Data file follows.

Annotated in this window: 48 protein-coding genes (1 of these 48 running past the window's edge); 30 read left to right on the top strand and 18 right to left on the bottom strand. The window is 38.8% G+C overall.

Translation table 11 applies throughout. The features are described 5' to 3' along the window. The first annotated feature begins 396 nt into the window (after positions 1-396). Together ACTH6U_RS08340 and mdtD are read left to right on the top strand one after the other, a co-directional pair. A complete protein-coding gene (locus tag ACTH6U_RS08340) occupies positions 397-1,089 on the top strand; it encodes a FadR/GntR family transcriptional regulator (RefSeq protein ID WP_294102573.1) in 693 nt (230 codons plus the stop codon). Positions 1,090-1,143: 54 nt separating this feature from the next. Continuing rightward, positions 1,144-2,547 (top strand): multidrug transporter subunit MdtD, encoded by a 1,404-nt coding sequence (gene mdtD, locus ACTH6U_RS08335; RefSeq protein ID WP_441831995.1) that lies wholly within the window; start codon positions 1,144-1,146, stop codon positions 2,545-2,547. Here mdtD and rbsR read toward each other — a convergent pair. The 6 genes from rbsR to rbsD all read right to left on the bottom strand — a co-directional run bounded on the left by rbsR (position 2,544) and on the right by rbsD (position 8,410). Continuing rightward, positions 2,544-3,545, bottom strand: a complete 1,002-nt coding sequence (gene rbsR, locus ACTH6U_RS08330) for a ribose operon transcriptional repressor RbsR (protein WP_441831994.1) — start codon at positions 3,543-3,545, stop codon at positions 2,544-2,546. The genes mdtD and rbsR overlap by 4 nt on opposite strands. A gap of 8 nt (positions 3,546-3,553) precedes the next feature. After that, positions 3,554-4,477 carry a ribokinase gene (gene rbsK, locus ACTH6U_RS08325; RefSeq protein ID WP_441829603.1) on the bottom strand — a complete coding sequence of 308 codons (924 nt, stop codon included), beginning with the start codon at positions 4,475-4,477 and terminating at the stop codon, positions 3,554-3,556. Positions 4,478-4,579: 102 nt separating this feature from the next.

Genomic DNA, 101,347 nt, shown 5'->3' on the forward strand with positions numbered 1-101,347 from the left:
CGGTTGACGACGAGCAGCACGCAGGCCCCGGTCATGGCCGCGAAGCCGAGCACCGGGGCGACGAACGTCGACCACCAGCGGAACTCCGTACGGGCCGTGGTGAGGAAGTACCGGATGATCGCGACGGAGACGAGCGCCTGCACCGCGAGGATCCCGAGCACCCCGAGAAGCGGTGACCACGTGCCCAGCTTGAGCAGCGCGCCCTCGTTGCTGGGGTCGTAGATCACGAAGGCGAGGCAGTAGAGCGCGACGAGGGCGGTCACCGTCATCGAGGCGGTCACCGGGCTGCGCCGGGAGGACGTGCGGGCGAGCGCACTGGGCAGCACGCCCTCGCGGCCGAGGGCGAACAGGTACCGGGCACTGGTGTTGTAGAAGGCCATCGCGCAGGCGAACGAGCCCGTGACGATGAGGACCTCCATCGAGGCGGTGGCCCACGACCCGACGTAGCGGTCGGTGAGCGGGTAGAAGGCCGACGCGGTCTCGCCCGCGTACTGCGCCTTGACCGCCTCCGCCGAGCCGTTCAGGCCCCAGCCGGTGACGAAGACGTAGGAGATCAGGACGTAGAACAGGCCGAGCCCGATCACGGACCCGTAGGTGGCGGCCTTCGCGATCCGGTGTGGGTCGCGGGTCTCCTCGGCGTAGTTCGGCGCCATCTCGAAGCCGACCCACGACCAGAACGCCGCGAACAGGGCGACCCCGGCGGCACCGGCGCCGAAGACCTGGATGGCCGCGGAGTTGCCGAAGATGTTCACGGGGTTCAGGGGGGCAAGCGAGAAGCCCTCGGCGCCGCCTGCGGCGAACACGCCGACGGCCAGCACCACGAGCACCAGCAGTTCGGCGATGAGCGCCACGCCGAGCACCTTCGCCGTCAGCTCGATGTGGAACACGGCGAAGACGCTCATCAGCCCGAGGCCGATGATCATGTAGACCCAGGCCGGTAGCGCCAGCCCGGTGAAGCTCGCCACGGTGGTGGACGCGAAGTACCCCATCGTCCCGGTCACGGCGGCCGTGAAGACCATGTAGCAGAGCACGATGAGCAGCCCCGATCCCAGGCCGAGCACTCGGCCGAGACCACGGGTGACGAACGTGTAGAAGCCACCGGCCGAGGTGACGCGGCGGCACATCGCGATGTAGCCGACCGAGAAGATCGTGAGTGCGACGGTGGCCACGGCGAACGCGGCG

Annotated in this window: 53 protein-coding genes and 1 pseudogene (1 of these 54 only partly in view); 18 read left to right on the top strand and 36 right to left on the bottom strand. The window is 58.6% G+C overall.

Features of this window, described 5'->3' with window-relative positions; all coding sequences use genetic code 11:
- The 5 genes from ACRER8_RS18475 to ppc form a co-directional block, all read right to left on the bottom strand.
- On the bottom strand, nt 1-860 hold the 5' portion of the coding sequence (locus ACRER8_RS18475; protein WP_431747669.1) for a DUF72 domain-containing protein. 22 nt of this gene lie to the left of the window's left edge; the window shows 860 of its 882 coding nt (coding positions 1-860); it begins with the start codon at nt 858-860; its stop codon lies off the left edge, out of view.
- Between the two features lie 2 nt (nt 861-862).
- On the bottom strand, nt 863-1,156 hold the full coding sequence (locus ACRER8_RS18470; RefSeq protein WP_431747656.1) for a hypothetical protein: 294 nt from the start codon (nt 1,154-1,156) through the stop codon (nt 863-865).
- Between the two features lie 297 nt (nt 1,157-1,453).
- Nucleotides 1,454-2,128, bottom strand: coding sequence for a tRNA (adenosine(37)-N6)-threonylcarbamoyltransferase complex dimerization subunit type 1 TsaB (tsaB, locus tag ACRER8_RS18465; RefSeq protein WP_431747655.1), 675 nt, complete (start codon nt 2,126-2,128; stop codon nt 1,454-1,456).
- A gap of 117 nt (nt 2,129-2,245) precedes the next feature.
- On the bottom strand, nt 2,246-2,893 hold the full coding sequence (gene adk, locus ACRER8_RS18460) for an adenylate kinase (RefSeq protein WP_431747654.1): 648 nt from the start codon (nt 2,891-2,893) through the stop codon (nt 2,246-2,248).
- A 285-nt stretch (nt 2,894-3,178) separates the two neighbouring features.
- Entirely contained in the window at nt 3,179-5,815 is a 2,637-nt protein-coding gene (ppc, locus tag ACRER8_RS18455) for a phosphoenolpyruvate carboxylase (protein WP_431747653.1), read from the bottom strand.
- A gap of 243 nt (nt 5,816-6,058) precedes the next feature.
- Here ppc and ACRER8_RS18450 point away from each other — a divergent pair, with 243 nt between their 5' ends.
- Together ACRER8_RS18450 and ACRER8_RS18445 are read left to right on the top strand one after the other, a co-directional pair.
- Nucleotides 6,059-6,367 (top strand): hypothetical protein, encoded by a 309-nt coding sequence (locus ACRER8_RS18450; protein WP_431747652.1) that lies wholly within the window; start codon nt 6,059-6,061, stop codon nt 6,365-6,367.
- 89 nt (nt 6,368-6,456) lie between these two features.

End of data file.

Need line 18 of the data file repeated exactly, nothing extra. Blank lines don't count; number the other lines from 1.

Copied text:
- Here ppc and ACRER8_RS18450 point away from each other — a divergent pair, with 243 nt between their 5' ends.